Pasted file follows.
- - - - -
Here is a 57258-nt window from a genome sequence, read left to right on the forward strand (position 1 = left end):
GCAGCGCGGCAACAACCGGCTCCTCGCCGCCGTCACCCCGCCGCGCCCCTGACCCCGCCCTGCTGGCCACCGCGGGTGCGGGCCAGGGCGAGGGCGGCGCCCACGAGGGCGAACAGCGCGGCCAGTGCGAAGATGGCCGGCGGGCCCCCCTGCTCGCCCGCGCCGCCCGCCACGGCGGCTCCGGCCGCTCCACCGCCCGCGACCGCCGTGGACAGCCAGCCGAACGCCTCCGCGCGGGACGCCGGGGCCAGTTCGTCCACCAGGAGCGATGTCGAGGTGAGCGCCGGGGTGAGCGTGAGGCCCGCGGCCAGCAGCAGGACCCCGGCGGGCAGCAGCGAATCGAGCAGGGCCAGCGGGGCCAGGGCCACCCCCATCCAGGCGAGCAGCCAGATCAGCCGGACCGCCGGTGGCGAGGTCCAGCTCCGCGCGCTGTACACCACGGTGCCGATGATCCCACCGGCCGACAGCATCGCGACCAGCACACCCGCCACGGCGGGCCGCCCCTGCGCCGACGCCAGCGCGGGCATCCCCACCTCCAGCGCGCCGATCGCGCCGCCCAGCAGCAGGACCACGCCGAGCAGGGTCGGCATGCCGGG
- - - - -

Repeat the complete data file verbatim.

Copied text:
Here is a 57258-nt window from a genome sequence, read left to right on the forward strand (position 1 = left end):
GCAGCGCGGCAACAACCGGCTCCTCGCCGCCGTCACCCCGCCGCGCCCCTGACCCCGCCCTGCTGGCCACCGCGGGTGCGGGCCAGGGCGAGGGCGGCGCCCACGAGGGCGAACAGCGCGGCCAGTGCGAAGATGGCCGGCGGGCCCCCCTGCTCGCCCGCGCCGCCCGCCACGGCGGCTCCGGCCGCTCCACCGCCCGCGACCGCCGTGGACAGCCAGCCGAACGCCTCCGCGCGGGACGCCGGGGCCAGTTCGTCCACCAGGAGCGATGTCGAGGTGAGCGCCGGGGTGAGCGTGAGGCCCGCGGCCAGCAGCAGGACCCCGGCGGGCAGCAGCGAATCGAGCAGGGCCAGCGGGGCCAGGGCCACCCCCATCCAGGCGAGCAGCCAGATCAGCCGGACCGCCGGTGGCGAGGTCCAGCTCCGCGCGCTGTACACCACGGTGCCGATGATCCCACCGGCCGACAGCATCGCGACCAGCACACCCGCCACGGCGGGCCGCCCCTGCGCCGACGCCAGCGCGGGCATCCCCACCTCCAGCGCGCCGATCGCGCCGCCCAGCAGCAGGACCACGCCGAGCAGGGTCGGCATGCCGGG